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  • genealogical records (8 billion FamilySearch)
  • publisher content (100 million Portico)
  • scientific records (22 million INIST)
  • scanned texts (20 million Internet Archive)
  • bibliographic records (15 million BnF main catalog)
  • museum specimens (11 million going on 100 million Smithsonian)
  • public health documents, many from legal discovery (15 million UCSF IDL)
  • digitized documents and objects (5 million BnF Gallica)
  • historical persons, families, and organizations (4 million SNACSNACC)
  • finding aids and special collections (4 million Merritt)
  • resource maps (1.5 million RMap Hub)
  • educational resources (1.1 million University of Utah)
  • vocabulary terms (9,000 Periodo, YAMZ)
  • datasets, journals, archeological artifacts, living beings, and anything else you can think of!


You are free to create ARK strings as you wish, provided you use only digits, letters (ASCII, no diacritics), and the following characters:

= ~ * + @ _ $ . /

The last two characters are reserved in the event you wish to disclose ARK relationships.

Another unique feature of ARKs is that hyphens ('-') may appear but are identity inert, meaning that strings that differ only by hyphens are considered identical; for example, these strings



identify the same thing. The reason for this feature is that text formatting processes out in the world routinely introduce extra hyphens into identifiers, and that breaks links to any server that treats hyphens as significant. ARKs are the only identifiers we know of that won't break when that happens.


ARKs distinguish between lower- and upper-case letters, which makes shorter identifiers possible (52 vs 26 letters per character position). The "ARK way", however, is to use lower-case only unless you need shorter ARKs. The restriction makes it easier for resolvers to support your ARKs in case they arrive from the world with mixed- or upper-case letters, which happens regrettably often due to the lingering 1960s-era view that identifiers are case-insensitive (one sign of which is the prominence of the Caps Lock key on most computer keyboards).

Alphanumeric characters (letters and digits) are generally adequate, but it is recommended to use the betanumeric subset, consisting only of digits and consonants minus 'l' (letter ell, often mistaken for the digit 1):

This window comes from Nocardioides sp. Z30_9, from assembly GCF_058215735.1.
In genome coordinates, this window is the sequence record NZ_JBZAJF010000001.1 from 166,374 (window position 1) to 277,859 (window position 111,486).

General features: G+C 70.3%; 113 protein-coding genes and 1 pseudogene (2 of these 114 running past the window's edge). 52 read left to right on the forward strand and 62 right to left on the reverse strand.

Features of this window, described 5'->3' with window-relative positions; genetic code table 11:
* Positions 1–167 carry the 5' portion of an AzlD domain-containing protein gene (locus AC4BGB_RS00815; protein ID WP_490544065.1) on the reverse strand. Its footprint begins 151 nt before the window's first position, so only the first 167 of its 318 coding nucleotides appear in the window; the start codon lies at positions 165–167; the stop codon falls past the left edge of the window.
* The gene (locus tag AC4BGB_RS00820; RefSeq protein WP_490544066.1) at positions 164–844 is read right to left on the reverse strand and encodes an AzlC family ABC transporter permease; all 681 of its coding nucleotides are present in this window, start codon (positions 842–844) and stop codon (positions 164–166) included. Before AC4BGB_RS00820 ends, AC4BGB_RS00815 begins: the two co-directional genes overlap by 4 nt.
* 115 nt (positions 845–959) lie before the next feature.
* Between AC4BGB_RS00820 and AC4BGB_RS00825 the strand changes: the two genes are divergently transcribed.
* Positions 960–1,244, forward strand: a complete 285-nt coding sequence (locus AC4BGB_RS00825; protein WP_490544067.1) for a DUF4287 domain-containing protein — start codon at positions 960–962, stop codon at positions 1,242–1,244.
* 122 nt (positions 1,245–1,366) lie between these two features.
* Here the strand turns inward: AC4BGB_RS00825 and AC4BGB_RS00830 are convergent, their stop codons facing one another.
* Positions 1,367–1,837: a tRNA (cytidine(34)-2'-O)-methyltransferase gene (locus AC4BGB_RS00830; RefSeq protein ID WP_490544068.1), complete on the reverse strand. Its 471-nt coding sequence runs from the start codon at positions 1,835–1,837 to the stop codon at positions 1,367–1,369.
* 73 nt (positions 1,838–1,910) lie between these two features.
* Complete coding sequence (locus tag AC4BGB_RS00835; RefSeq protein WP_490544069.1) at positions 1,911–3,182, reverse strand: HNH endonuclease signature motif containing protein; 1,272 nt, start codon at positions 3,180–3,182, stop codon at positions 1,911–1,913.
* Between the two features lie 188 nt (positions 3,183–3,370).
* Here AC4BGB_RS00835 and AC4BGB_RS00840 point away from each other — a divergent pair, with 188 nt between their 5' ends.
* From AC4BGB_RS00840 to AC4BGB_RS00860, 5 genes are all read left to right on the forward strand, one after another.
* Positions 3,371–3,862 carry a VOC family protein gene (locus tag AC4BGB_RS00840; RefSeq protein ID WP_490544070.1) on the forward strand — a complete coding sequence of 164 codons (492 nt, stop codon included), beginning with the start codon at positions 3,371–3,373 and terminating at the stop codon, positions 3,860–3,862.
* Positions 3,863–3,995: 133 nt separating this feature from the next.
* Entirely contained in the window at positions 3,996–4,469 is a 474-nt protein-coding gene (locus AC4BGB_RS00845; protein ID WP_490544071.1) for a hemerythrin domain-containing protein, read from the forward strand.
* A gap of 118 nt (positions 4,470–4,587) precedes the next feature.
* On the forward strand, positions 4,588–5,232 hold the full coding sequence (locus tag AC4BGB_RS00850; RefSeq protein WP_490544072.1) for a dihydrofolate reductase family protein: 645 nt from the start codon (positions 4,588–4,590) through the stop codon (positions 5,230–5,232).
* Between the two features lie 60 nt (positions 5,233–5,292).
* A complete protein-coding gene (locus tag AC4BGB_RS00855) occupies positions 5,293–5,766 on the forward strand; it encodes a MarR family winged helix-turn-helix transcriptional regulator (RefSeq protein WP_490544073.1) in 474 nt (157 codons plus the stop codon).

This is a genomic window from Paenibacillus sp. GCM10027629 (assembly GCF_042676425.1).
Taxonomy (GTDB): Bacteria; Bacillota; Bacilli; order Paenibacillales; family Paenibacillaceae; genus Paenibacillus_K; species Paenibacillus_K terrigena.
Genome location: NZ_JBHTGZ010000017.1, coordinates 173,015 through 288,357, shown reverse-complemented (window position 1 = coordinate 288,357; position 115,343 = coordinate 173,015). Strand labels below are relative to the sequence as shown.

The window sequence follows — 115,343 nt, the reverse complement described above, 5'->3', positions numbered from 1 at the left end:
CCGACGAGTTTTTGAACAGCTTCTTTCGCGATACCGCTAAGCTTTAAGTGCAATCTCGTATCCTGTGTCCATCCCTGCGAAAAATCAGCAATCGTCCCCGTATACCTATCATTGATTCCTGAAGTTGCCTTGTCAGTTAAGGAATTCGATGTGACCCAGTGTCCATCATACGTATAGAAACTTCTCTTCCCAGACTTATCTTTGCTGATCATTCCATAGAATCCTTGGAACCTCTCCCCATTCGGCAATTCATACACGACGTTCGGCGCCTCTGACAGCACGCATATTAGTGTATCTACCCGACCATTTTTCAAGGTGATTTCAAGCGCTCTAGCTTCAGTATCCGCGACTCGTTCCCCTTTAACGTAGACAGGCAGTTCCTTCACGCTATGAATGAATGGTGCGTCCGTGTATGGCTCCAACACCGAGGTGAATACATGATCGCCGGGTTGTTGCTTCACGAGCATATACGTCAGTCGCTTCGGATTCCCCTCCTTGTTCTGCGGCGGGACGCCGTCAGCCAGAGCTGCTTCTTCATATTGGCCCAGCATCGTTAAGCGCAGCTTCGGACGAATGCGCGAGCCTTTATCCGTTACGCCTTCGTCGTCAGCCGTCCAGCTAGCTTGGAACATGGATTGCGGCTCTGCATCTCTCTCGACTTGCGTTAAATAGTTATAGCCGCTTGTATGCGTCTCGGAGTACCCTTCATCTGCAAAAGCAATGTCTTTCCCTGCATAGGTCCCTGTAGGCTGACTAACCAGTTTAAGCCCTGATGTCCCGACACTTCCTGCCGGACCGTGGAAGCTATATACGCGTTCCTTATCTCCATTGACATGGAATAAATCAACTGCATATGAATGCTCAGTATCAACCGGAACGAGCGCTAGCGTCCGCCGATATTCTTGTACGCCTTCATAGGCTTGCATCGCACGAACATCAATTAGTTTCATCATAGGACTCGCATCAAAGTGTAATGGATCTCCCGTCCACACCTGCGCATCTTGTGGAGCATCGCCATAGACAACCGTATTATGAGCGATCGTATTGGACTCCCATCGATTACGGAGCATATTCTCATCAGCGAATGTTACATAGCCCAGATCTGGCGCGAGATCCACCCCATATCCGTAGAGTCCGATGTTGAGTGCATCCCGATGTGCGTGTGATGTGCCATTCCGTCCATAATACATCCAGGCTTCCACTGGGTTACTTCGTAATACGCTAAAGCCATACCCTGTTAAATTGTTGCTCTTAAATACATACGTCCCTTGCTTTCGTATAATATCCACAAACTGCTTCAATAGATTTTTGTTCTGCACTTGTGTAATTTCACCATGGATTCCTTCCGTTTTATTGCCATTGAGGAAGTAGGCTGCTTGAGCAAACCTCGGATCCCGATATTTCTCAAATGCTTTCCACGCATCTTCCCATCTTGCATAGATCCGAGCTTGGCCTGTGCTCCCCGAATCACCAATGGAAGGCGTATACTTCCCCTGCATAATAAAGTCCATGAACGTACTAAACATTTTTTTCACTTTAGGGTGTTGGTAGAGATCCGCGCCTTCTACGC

This happens to be the repertoire produced from minters (unique string generators) supported by the Noid tool and (used by and the Internet Archive), which creates transcription-safe strings using the strongest mainstream identifier check digit algorithm. When generating unique strings automatically, the absence of vowels helps avoid accidentally creating words that users can misconstrue.

Regarding assignment, one common strategy is to leverage legacy identifiers. For example, a museum moth specimen number cd456f9_87 might be advertised under the ark:/12345/cd456f9_87. Some legacy identifiers may need to be altered in view of ARK character restrictions. The second common strategy is to make up entirely new strings for your ARKs. In this case it is important to consider whether to make them opaque or non-opaque (or a bit of both). 

What are opaque identifiers?

Persistent identifier strings are typically opaque, deliberately revealing little about what they're assigned to, because non-opaque identifiers do not age or travel well. Organization names are notoriously transient, which is why NAANs are opaque numbers. As titles and dates are corrected, word meanings evolve (e.g., innocent older acronyms may become offensive or infringing), strings meant to be persistent can become confusing or politically challenging. The generation and assignment of completely opaque strings comes with risk too, for example, numbers assigned sequentially reveal timing information and strings containing letters can unintentionally spell words (which is why vowels are missing from the recommended character repertoire). 


ARKs are not required to be opaque, but it is recommended that the base object name be made opaque, since it tends to name the main focus of persistence. If any qualifier strings follow that name, it is less important that they be opaque. To help choose your approach to opacity, you may wish to consider compatibility with legacy identifiers and ease of string generation and transcription (eg, brevity, check digits). New strings can be created (minted) with date/time, UUID, and number generators, as well as Noid (Nice Opaque Identifiers) minters.